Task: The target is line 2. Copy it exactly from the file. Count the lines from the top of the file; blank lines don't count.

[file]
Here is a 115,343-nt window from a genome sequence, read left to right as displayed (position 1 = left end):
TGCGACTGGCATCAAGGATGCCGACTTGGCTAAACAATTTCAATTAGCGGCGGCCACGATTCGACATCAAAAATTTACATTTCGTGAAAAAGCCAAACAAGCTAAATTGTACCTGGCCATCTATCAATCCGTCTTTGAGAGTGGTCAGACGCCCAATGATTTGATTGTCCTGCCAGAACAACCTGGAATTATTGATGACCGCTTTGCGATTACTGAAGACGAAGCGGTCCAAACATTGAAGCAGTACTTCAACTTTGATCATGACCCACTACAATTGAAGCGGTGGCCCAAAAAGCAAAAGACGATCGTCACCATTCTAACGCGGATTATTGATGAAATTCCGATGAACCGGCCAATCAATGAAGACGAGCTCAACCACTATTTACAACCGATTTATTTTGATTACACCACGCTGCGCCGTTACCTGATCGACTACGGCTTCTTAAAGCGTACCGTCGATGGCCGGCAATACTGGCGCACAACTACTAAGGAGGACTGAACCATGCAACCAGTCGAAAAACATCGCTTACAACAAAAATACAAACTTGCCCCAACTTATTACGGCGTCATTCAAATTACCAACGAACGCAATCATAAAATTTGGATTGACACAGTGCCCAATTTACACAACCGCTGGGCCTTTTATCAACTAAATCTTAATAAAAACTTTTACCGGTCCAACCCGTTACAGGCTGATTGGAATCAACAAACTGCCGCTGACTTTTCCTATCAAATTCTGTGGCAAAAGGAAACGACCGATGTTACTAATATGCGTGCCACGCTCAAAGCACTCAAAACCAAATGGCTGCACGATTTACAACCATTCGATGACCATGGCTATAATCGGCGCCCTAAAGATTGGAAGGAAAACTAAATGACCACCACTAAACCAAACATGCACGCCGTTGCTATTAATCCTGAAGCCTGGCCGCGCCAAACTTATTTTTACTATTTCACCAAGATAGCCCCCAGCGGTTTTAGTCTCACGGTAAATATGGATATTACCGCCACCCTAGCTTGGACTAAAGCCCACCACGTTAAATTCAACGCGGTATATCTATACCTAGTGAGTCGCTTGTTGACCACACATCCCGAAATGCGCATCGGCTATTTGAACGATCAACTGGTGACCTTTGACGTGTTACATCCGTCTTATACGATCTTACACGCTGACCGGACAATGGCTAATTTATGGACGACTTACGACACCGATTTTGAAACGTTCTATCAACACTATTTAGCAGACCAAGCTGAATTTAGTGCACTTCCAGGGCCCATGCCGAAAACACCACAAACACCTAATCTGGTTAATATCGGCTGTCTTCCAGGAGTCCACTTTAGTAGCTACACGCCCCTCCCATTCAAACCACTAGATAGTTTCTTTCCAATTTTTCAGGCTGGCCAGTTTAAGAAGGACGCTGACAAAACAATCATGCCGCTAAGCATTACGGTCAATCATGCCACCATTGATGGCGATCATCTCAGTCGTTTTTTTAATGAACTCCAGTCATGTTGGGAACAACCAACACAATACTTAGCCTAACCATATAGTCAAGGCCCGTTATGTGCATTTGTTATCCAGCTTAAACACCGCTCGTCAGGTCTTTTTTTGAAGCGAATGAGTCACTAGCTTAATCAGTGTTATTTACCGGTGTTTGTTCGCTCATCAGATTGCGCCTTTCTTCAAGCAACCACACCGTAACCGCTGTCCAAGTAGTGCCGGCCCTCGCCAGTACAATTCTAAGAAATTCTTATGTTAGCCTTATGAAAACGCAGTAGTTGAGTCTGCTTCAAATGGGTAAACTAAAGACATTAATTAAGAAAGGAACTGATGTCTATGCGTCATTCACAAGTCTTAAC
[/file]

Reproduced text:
TGCGACTGGCATCAAGGATGCCGACTTGGCTAAACAATTTCAATTAGCGGCGGCCACGATTCGACATCAAAAATTTACATTTCGTGAAAAAGCCAAACAAGCTAAATTGTACCTGGCCATCTATCAATCCGTCTTTGAGAGTGGTCAGACGCCCAATGATTTGATTGTCCTGCCAGAACAACCTGGAATTATTGATGACCGCTTTGCGATTACTGAAGACGAAGCGGTCCAAACATTGAAGCAGTACTTCAACTTTGATCATGACCCACTACAATTGAAGCGGTGGCCCAAAAAGCAAAAGACGATCGTCACCATTCTAACGCGGATTATTGATGAAATTCCGATGAACCGGCCAATCAATGAAGACGAGCTCAACCACTATTTACAACCGATTTATTTTGATTACACCACGCTGCGCCGTTACCTGATCGACTACGGCTTCTTAAAGCGTACCGTCGATGGCCGGCAATACTGGCGCACAACTACTAAGGAGGACTGAACCATGCAACCAGTCGAAAAACATCGCTTACAACAAAAATACAAACTTGCCCCAACTTATTACGGCGTCATTCAAATTACCAACGAACGCAATCATAAAATTTGGATTGACACAGTGCCCAATTTACACAACCGCTGGGCCTTTTATCAACTAAATCTTAATAAAAACTTTTACCGGTCCAACCCGTTACAGGCTGATTGGAATCAACAAACTGCCGCTGACTTTTCCTATCAAATTCTGTGGCAAAAGGAAACGACCGATGTTACTAATATGCGTGCCACGCTCAAAGCACTCAAAACCAAATGGCTGCACGATTTACAACCATTCGATGACCATGGCTATAATCGGCGCCCTAAAGATTGGAAGGAAAACTAAATGACCACCACTAAACCAAACATGCACGCCGTTGCTATTAATCCTGAAGCCTGGCCGCGCCAAACTTATTTTTACTATTTCACCAAGATAGCCCCCAGCGGTTTTAGTCTCACGGTAAATATGGATATTACCGCCACCCTAGCTTGGACTAAAGCCCACCACGTTAAATTCAACGCGGTATATCTATACCTAGTGAGTCGCTTGTTGACCACACATCCCGAAATGCGCATCGGCTATTTGAACGATCAACTGGTGACCTTTGACGTGTTACATCCGTCTTATACGATCTTACACGCTGACCGGACAATGGCTAATTTATGGACGACTTACGACACCGATTTTGAAACGTTCTATCAACACTATTTAGCAGACCAAGCTGAATTTAGTGCACTTCCAGGGCCCATGCCGAAAACACCACAAACACCTAATCTGGTTAATATCGGCTGTCTTCCAGGAGTCCACTTTAGTAGCTACACGCCCCTCCCATTCAAACCACTAGATAGTTTCTTTCCAATTTTTCAGGCTGGCCAGTTTAAGAAGGACGCTGACAAAACAATCATGCCGCTAAGCATTACGGTCAATCATGCCACCATTGATGGCGATCATCTCAGTCGTTTTTTTAATGAACTCCAGTCATGTTGGGAACAACCAACACAATACTTAGCCTAACCATATAGTCAAGGCCCGTTATGTGCATTTGTTATCCAGCTTAAACACCGCTCGTCAGGTCTTTTTTTGAAGCGAATGAGTCACTAGCTTAATCAGTGTTATTTACCGGTGTTTGTTCGCTCATCAGATTGCGCCTTTCTTCAAGCAACCACACCGTAACCGCTGTCCAAGTAGTGCCGGCCCTCGCCAGTACAATTCTAAGAAATTCTTATGTTAGCCTTATGAAAACGCAGTAGTTGAGTCTGCTTCAAATGGGTAAACTAAAGACATTAATTAAGAAAGGAACTGATGTCTATGCGTCATTCACAAGTCTTAAC